Johnson named as Max Clunie Memorial Award recipient

LUCAS PUNKARI/DAILY HERALD Aaron Johnson receives the Max Clunie Memorial Award from Rusty Clunie, Kevin Mugford and James Mays at the Kinsmen Arena Saturday night

When Max Clunie passed away with four others following a plane accident in June 2011, family friend Kevin Mugford wanted to help keep his memory alive.

“Having coached him in hockey and with my son Cameron being Max’s best friend, there was an emotional connection that myself and many other people had with Max,” Mugford said.

“He was a special and determined young man, so we wanted to have this annual award to acknowledge his memory and reward someone with the same qualities that he had.”

The award, which goes to a Prince Albert Minor Hockey Midget League player, was handed out for the eighth time on Saturday as Aaron Johnson of the Prince Albert Rangers was given this year’s honour during the Prince Albert Minor Hockey’s annual championship weekend at the Kinsmen Arena.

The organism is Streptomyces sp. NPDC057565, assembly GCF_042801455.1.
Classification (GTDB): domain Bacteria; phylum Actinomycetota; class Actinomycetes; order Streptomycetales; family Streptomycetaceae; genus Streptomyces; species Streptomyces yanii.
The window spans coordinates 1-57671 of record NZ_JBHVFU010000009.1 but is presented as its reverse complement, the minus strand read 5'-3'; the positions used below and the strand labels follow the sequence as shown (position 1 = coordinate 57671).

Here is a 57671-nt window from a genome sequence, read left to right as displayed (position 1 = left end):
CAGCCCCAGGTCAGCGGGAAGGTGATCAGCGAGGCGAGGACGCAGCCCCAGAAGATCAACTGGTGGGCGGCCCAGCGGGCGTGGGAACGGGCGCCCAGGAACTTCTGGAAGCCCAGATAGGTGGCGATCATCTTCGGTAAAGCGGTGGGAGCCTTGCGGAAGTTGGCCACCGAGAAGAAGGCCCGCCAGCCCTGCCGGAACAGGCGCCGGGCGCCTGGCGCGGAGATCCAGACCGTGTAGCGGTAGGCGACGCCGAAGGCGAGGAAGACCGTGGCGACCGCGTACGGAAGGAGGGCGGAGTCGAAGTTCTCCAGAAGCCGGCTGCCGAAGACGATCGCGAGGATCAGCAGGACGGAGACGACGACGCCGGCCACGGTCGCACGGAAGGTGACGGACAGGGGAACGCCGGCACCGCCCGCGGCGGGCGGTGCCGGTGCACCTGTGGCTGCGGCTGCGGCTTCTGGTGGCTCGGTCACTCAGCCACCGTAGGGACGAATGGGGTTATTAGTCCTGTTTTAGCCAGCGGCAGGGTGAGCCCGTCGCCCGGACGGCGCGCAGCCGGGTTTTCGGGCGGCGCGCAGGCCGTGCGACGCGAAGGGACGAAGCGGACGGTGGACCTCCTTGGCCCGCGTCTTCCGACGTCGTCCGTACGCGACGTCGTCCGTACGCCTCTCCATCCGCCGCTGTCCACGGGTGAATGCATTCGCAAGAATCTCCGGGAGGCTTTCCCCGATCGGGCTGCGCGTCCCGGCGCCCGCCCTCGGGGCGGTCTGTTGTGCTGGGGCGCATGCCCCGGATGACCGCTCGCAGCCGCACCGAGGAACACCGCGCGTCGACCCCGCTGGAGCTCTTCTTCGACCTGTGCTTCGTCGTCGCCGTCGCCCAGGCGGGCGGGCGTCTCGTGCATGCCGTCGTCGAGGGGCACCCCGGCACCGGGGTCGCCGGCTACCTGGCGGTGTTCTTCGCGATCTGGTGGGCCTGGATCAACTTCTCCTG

“I got a call from (Prince Albert Minor Hockey’s) James Mays while I was working at Source for Sports and it was a real honour to find out that I was going to receive this year’s award,” Johnson said. “So many of us love to play the game and there’s a lot of guys that were deserving of the award.”

In addition to the award, which goes to a player who has a love of hockey, a determination to succeed, a focus and fearlessness on the ice and shows team leadership, Johnson also received a $1,000 scholarship towards his post-secondary education.

“I was thinking of going to university but I’m not really sure what I want to do yet, so I don’t want to waste a year of hard work,” Johnson said.

“My plan is to take a year off from schooling and play Junior B here with the Titans before using the scholarship money in 2020 for my schooling.”

Max’s father Rusty helps to choose each year’s winner and is happy to see his son’s memory stay alive with the award.

“There’s a lot of boys that give up on hockey if they don’t make a bantam AA or midget AAA team,” Clunie said.  “It’s great to see so many guys keep at it through their Grade 12 year and the love they show for the game always makes it tough to pick a winner.”